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Commonplaces

Piquant excerpts lifted from Touchstone editors' own reading & listening.



When we [as a church body] "study" a question to which we already know the answer it does not help the church but wounds her. I am not saying we should not restate our position over against new challenges, but a study implies that we just might come to a different conclusion, that the question is a real question without a certain answer, and that there might be hope for those who disagree with tradition. This is not merely foolish but dangerous. It is a threat to the doctrinal unity and integrity of the church and, indeed, of the faith itself, to proceed with study after study as if there were no real answer or no abiding answer to the question. It is a deception designed to placate those who want change, but it will only alienate them and make it harder to convince them of the one and always answer. Sometimes "no" is the kinder word than "let's see"—children already know that, so why don't the adults who are in charge of the structures of the church? Finally, studies hang onto exceptions as evidence against the rule and [as] presumption for changing the rule when everyone already knows that exceptions make terrible rules. Exceptions are not analogies of how we might proceed, but real exceptions. We have had tons of them in Christian history and every time we presume to use those exceptions . . . we have ended up with chaos that had to be cleaned up by the next generation (hopefully it did not last any longer).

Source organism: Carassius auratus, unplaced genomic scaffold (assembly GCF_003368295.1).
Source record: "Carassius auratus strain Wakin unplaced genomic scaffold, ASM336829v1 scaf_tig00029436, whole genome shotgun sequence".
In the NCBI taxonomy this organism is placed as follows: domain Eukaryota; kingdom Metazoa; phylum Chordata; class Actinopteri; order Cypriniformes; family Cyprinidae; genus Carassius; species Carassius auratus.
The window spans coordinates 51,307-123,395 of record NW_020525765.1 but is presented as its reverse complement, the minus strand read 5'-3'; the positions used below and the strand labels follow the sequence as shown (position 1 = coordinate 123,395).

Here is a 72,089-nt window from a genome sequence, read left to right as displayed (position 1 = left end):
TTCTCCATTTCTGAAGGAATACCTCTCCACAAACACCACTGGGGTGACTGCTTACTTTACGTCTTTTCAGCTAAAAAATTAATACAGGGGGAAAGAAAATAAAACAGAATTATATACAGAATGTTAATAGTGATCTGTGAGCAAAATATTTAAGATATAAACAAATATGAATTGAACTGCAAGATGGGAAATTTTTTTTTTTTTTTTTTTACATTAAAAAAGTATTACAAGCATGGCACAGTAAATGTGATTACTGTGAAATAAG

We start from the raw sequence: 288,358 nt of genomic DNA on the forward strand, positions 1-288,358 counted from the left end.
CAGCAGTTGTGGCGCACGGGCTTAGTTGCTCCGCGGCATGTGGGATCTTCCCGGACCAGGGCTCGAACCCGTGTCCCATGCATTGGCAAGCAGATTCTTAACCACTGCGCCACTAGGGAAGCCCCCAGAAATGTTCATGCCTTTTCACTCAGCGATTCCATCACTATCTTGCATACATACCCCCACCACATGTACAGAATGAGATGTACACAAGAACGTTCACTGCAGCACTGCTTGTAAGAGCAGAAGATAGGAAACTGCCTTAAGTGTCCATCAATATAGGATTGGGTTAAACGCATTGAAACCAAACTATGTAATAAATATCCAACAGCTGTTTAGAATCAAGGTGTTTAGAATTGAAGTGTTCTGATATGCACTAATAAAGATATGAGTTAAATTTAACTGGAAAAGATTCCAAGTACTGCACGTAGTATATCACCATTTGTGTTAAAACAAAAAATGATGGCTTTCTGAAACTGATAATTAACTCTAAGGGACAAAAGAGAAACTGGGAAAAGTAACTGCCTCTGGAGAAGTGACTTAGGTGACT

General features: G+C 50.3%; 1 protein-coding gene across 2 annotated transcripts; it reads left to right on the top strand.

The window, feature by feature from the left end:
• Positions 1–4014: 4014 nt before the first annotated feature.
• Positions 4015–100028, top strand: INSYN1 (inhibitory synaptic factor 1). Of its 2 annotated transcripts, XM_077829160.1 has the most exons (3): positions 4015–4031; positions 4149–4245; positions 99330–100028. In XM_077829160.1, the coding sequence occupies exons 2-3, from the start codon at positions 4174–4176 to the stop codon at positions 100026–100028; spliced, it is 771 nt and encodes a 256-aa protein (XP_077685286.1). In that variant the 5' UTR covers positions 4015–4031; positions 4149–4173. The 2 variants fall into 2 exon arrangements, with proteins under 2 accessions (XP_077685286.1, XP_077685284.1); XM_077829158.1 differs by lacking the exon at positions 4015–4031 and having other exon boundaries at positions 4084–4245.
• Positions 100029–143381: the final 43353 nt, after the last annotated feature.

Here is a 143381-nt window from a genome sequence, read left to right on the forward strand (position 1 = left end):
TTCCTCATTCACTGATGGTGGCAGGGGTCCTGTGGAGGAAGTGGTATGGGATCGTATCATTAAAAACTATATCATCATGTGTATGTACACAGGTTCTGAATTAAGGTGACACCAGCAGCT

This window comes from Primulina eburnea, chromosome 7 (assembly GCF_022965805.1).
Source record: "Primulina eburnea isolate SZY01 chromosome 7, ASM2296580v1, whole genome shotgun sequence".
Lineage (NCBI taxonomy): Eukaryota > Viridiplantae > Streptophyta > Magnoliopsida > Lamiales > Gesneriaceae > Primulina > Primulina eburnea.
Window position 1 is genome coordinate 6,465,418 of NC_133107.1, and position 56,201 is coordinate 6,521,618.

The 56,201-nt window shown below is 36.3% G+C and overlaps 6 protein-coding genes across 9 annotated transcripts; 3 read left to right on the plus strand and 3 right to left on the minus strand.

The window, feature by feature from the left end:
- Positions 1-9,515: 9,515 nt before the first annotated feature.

Larry A. Peters
Pastoral Meanderings blog post (June 1, 2019)


Christianity Commonplaces #21 Jan/Feb 2020

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